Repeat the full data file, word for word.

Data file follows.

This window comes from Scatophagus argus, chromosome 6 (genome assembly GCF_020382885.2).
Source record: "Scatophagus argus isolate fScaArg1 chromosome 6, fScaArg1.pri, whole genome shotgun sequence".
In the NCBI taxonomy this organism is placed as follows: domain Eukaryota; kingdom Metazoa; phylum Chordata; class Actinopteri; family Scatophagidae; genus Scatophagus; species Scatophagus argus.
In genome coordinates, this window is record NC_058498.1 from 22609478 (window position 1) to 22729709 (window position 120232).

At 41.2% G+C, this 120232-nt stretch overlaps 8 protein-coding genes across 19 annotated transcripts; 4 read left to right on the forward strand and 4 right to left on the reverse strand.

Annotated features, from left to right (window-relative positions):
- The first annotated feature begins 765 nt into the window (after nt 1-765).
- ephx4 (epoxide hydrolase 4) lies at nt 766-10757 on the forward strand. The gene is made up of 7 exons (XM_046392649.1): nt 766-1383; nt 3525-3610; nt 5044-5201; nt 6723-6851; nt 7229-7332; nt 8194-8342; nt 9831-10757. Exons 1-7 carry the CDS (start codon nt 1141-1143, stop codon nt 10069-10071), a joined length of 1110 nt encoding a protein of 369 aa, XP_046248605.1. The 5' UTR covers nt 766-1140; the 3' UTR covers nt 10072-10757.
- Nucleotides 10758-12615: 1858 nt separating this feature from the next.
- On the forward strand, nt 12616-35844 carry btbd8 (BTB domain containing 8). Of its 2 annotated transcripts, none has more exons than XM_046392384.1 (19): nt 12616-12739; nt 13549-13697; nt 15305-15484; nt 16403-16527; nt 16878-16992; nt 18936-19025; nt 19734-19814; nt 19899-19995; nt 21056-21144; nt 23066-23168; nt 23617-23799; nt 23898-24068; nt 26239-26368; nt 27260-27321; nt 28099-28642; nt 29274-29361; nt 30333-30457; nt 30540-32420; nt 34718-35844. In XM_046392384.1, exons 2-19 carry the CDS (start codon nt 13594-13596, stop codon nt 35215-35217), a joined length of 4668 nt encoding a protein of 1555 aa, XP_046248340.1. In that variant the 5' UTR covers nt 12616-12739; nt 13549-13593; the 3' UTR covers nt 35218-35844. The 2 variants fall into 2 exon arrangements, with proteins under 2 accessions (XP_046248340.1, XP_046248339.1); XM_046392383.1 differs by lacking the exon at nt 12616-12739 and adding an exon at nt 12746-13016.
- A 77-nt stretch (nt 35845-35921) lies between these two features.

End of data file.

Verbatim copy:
This window comes from Scatophagus argus, chromosome 6 (genome assembly GCF_020382885.2).
Source record: "Scatophagus argus isolate fScaArg1 chromosome 6, fScaArg1.pri, whole genome shotgun sequence".
In the NCBI taxonomy this organism is placed as follows: domain Eukaryota; kingdom Metazoa; phylum Chordata; class Actinopteri; family Scatophagidae; genus Scatophagus; species Scatophagus argus.
In genome coordinates, this window is record NC_058498.1 from 22609478 (window position 1) to 22729709 (window position 120232).

At 41.2% G+C, this 120232-nt stretch overlaps 8 protein-coding genes across 19 annotated transcripts; 4 read left to right on the forward strand and 4 right to left on the reverse strand.

Annotated features, from left to right (window-relative positions):
- The first annotated feature begins 765 nt into the window (after nt 1-765).
- ephx4 (epoxide hydrolase 4) lies at nt 766-10757 on the forward strand. The gene is made up of 7 exons (XM_046392649.1): nt 766-1383; nt 3525-3610; nt 5044-5201; nt 6723-6851; nt 7229-7332; nt 8194-8342; nt 9831-10757. Exons 1-7 carry the CDS (start codon nt 1141-1143, stop codon nt 10069-10071), a joined length of 1110 nt encoding a protein of 369 aa, XP_046248605.1. The 5' UTR covers nt 766-1140; the 3' UTR covers nt 10072-10757.
- Nucleotides 10758-12615: 1858 nt separating this feature from the next.
- On the forward strand, nt 12616-35844 carry btbd8 (BTB domain containing 8). Of its 2 annotated transcripts, none has more exons than XM_046392384.1 (19): nt 12616-12739; nt 13549-13697; nt 15305-15484; nt 16403-16527; nt 16878-16992; nt 18936-19025; nt 19734-19814; nt 19899-19995; nt 21056-21144; nt 23066-23168; nt 23617-23799; nt 23898-24068; nt 26239-26368; nt 27260-27321; nt 28099-28642; nt 29274-29361; nt 30333-30457; nt 30540-32420; nt 34718-35844. In XM_046392384.1, exons 2-19 carry the CDS (start codon nt 13594-13596, stop codon nt 35215-35217), a joined length of 4668 nt encoding a protein of 1555 aa, XP_046248340.1. In that variant the 5' UTR covers nt 12616-12739; nt 13549-13593; the 3' UTR covers nt 35218-35844. The 2 variants fall into 2 exon arrangements, with proteins under 2 accessions (XP_046248340.1, XP_046248339.1); XM_046392383.1 differs by lacking the exon at nt 12616-12739 and adding an exon at nt 12746-13016.
- A 77-nt stretch (nt 35845-35921) lies between these two features.